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From: Russell Hind (rhind_at_[hidden])
Date: 2004-02-13 06:02:44

Bronek Kozicki wrote:

> Beman Dawes <bdawes_at_[hidden]> wrote:
>>Most compilers are now passing close to 100% of all tests. Hopefully,
>>with the next round of compiler updates, they will be passing every
>>test. Granularity on 100% passes brings no benefits
> That's still at least one year away from now, I think. And we need to
> think when to stop supporting MSVC6, GCC2.95, BCB6 etc. old compilers.
> As long as these compilers are supported, this granularity is usefull.

I only speak for myself, but initially trying 1.31 in my fairly large
project with BCB6 is crashing. It looks as though I'm getting a dodgy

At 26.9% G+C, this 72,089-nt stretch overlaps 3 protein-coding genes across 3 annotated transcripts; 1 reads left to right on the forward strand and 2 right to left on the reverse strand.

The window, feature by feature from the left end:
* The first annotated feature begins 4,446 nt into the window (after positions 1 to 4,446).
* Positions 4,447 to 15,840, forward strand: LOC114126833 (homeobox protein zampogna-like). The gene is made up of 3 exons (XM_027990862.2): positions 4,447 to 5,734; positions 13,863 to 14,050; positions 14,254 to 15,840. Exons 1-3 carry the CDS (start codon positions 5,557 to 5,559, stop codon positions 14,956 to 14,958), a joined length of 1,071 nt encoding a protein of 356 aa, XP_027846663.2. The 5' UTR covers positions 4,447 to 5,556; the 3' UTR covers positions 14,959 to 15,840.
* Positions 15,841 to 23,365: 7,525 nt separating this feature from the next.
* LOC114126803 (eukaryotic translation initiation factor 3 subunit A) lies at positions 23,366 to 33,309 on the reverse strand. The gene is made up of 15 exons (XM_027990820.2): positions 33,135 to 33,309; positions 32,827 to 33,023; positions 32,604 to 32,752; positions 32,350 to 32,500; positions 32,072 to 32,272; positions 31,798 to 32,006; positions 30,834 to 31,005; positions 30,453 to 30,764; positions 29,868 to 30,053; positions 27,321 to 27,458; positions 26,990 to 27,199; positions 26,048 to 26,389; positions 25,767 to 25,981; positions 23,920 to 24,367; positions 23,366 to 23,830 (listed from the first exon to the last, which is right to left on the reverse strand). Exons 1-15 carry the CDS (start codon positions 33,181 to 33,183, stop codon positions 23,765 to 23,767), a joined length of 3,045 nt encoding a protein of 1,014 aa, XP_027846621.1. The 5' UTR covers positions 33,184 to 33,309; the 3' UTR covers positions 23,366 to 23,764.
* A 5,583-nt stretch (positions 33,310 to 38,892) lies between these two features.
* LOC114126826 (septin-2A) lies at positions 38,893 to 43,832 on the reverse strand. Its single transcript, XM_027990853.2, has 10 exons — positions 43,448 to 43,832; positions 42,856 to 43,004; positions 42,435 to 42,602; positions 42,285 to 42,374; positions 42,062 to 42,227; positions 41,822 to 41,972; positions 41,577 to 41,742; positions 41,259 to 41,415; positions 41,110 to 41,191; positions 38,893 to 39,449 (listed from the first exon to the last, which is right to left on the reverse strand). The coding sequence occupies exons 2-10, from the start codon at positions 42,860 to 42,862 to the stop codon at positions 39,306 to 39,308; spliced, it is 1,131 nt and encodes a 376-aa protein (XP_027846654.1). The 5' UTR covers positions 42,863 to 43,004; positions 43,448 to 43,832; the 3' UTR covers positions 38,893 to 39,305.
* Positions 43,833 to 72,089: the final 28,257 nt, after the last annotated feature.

result from a boost::function, which I haven't looked at carefully, but
I think is due to compiler code generation bugs. I do have other places
where I get code gen bugs. I don't have the time to investigate this,
so I'm going to stick with 1.30.2 for the foreseeable future until I can
upgrade to a different compiler (spirit in 1.31 already doesn't support
bcc32 5.6) so what I'm trying to say is I wouldn't complain if future
boost releases didn't support bcc32 anymore but I may well be alone in
this opinion.

I've also got problems that I can no longer put file system headers into
pre-compiled headers due to internal compiler errors and other little
niggles. All I think due to compiler bugs, but as I said, don't really
have the time to investigate now so am happy to stick with 1.30.2.

As spirit has done, you do have to stop support for non-conforming
compilers at some point, and 1.30.2 and 1.31 are very functional
versions of boost, so maybe a good point to stop having to put all the
work-arounds in.



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